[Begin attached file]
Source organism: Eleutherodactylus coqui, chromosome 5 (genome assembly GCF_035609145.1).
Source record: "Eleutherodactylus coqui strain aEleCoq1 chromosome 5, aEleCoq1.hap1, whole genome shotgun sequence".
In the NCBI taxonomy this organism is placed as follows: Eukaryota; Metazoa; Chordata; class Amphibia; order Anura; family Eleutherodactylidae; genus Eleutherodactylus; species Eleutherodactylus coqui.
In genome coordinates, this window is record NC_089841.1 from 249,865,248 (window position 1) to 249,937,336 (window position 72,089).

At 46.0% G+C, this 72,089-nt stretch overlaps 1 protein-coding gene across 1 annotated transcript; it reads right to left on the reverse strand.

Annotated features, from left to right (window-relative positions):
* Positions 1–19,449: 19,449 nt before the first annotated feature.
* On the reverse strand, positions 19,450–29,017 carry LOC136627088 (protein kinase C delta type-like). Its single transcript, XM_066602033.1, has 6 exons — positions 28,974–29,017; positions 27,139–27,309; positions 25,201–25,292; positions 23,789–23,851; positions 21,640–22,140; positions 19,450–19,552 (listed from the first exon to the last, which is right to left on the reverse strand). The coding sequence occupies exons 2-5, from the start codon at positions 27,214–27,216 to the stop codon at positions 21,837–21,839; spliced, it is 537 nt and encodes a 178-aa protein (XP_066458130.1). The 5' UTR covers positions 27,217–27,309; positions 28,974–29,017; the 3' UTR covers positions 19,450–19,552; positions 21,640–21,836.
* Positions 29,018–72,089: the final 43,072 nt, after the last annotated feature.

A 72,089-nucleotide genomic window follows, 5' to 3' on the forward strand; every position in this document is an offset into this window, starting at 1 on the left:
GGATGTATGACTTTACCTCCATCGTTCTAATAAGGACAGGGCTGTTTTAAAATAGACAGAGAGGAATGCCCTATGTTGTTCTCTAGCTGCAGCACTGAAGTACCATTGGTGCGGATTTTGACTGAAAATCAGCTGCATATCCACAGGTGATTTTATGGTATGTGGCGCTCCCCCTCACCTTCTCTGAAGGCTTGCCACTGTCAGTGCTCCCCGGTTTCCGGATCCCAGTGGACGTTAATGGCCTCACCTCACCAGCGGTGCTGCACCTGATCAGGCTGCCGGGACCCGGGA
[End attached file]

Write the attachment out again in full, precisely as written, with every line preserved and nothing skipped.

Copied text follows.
Source organism: Eleutherodactylus coqui, chromosome 5 (genome assembly GCF_035609145.1).
Source record: "Eleutherodactylus coqui strain aEleCoq1 chromosome 5, aEleCoq1.hap1, whole genome shotgun sequence".
In the NCBI taxonomy this organism is placed as follows: Eukaryota; Metazoa; Chordata; class Amphibia; order Anura; family Eleutherodactylidae; genus Eleutherodactylus; species Eleutherodactylus coqui.
In genome coordinates, this window is record NC_089841.1 from 249,865,248 (window position 1) to 249,937,336 (window position 72,089).

At 46.0% G+C, this 72,089-nt stretch overlaps 1 protein-coding gene across 1 annotated transcript; it reads right to left on the reverse strand.

Annotated features, from left to right (window-relative positions):
* Positions 1–19,449: 19,449 nt before the first annotated feature.
* On the reverse strand, positions 19,450–29,017 carry LOC136627088 (protein kinase C delta type-like). Its single transcript, XM_066602033.1, has 6 exons — positions 28,974–29,017; positions 27,139–27,309; positions 25,201–25,292; positions 23,789–23,851; positions 21,640–22,140; positions 19,450–19,552 (listed from the first exon to the last, which is right to left on the reverse strand). The coding sequence occupies exons 2-5, from the start codon at positions 27,214–27,216 to the stop codon at positions 21,837–21,839; spliced, it is 537 nt and encodes a 178-aa protein (XP_066458130.1). The 5' UTR covers positions 27,217–27,309; positions 28,974–29,017; the 3' UTR covers positions 19,450–19,552; positions 21,640–21,836.
* Positions 29,018–72,089: the final 43,072 nt, after the last annotated feature.

A 72,089-nucleotide genomic window follows, 5' to 3' on the forward strand; every position in this document is an offset into this window, starting at 1 on the left:
GGATGTATGACTTTACCTCCATCGTTCTAATAAGGACAGGGCTGTTTTAAAATAGACAGAGAGGAATGCCCTATGTTGTTCTCTAGCTGCAGCACTGAAGTACCATTGGTGCGGATTTTGACTGAAAATCAGCTGCATATCCACAGGTGATTTTATGGTATGTGGCGCTCCCCCTCACCTTCTCTGAAGGCTTGCCACTGTCAGTGCTCCCCGGTTTCCGGATCCCAGTGGACGTTAATGGCCTCACCTCACCAGCGGTGCTGCACCTGATCAGGCTGCCGGGACCCGGGA